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From pagans to presidents

Layser, Earle FThe World & I; Washington Vol. 15, Iss. 12,  (Dec 2000): 168-173.

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Headnote

The Christmas Tree Tradition

The pungent smell of conifer in the wintry air, snow and twinkling lights, merry carolers and romping children all bring to mind an American Christmas. The Christmas is an inseparable part of this contemporary scene, but broad acceptance of the tradition occured only during the twentieth century in this country. The custom is so deeply rooted within our collective unconscious that when asked about the origins of the Christmas tree, most Americans will simply answer, "It's a tradition."

Where did the custom of decorating evergreen trees with ornaments at Christmas originate? The answer is not simple. Tracing customs back into the murk of time is a difficult and uncertain task, even for something as wondrous as the Christmas tree.

Folk stories provide direction amid the historical ambiguities but still vary widely. According to one, Saint Boniface, The English missionary monk who brought Christianity to Germany around A.D. 700, interrupted a pagan ceremony taking place beneath a mighty oak. Saint Boniface felled the oak with one blow. Pointing to an evergreen, he bade the people to take it into their homes, telling them it was the sign of endless life, the tree of the Christ Child.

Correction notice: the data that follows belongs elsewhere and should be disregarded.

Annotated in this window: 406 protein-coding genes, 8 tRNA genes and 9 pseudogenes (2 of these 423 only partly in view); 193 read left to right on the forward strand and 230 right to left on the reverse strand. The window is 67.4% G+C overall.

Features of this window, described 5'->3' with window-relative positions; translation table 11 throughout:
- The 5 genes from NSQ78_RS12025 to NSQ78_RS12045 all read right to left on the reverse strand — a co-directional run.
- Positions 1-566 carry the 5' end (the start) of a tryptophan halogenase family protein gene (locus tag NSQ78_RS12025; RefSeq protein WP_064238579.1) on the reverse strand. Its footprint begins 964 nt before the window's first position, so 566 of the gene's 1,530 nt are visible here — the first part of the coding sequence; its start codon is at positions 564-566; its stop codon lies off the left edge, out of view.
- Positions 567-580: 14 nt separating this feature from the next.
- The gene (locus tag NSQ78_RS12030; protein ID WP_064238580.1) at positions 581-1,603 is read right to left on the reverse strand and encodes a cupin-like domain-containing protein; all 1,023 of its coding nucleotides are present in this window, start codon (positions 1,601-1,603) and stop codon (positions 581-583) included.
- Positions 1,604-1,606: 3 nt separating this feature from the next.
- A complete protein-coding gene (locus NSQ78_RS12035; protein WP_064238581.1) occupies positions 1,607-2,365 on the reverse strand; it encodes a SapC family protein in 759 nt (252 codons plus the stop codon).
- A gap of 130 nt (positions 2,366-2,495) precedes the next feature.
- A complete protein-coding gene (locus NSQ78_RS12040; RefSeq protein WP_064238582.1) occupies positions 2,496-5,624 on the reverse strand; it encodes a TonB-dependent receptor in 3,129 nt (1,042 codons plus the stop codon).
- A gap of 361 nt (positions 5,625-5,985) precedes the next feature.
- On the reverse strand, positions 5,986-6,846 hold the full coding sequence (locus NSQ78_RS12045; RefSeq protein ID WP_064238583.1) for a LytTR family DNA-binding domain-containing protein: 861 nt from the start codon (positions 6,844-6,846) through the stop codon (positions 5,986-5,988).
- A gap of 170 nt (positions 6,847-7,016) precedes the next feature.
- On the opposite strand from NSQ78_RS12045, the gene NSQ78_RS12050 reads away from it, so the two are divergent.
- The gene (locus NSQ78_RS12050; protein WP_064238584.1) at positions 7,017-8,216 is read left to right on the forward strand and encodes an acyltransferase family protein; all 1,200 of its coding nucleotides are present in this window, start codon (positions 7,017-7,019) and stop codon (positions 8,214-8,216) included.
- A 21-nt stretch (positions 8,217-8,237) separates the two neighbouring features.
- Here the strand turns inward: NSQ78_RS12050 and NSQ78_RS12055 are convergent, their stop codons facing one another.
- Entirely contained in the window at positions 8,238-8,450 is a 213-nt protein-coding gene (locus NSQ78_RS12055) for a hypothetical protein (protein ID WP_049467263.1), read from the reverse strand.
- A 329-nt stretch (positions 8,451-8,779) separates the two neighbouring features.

Another legend has it that Boniface used the fir tree's triangular shape to symbolize the Holy Trinity of God the Father, Son, and Holy Spirit. His converts revered the fir as God's tree. By the twelfth century it was being hung upside down in homes as a symbol of Christianity.

In The Trees of Christmas, Edna Metcalfe tells the story of a poor German woodsman and his family befriending a child, who was actually the Christ child. The boy touched a fir beside the door of their cottage, turning it into the first Christmas tree.

Miles and John Hadfield, in...